It isn't about alternatives or replacements. It's more about how you never drop cakes when it doesn't really matter, how it will rain for sure because you have just cleaned your windows or hung the washing out or organised a family picnic, how the bus or train door never opens right in front of where you are standing, how the one time you are in a real hurry all the traffic lights are red.

    Villainy is understandable but it is hard to find just the right word for it, thus Murphy's Law.' Sod's Law' is a slightly vulgar version. Some people might think it is crude and I don't think 'Sod!' or 'Sod it!' is used as an exclamation in the USA. 'Sod it!' is what you might say when Murphy's Law affects you. It's a word rather like 'buggar' because it refers to a sexual practice that used to be known as 'sodomy' from the city of Sodom mentioned in the bible.
    I'd strongly advise using Murphy's Law. (Unless you want to explain about 'sodomy' ;))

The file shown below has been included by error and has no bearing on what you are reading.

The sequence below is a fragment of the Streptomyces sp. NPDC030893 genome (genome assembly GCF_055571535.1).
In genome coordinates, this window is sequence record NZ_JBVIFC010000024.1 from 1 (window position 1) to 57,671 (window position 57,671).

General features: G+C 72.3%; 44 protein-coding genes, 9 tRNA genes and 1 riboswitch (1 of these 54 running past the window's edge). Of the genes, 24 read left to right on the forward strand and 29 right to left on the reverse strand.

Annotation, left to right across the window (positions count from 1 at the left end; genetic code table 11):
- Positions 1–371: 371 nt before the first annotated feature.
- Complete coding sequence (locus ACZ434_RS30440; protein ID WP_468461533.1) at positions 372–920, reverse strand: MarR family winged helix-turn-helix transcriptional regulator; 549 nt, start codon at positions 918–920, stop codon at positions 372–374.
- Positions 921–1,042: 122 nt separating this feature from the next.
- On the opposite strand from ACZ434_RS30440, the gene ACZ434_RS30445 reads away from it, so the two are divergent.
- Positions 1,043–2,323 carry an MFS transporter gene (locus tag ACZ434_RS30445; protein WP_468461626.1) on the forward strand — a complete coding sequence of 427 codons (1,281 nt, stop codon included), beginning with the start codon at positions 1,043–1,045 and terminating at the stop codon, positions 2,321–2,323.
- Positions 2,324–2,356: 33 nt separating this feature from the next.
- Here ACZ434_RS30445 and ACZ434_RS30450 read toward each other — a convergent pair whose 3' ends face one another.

Last edited: Jun 6, 2011
  16. Pedro y La Torre Senior Member

    Paris, France
    English (Ireland)
    I'm Irish and I have never heard of "Sod's law". If you're not writing for a specifically English audience (I presume the saying is English), I would avoid it.
  17. Copperknickers Senior Member

    Scotland - Scots and English
    Sod's law is used in lots of places. My Irish grandmother used to say it.
  18. boozer Senior Member

    I remember great writer Jerome K. Jerome using a phrase "the natural cussedness of things in general" in my favourite book Three Men in a Boat to refer to this very notion - Murphy's law. I don't suppose the law had already been postulated when he wrote the book somewhere towards the end of the 19th century. This is not a set phrase, I've not heard it anywhere else, but I think it still conveys the idea very well :)
  19. ewie

    ewie Senior Member

    English English
    :):thumbsup: I like it. (M. R. James wrote a story called The Malice of Inanimate Objects ...) I also agree that Sod's Law is ever-so-slightly vulgar.
  20. bibliolept

    bibliolept Senior Member

    Northern California
    AE, Español
    Just to chime in from the U.S.: the vast majority of AE speakers will not know Sod's Law. And since it is also slightly vulgar—at least to some—perhaps you should choose the very widely recognized Murphy's Law.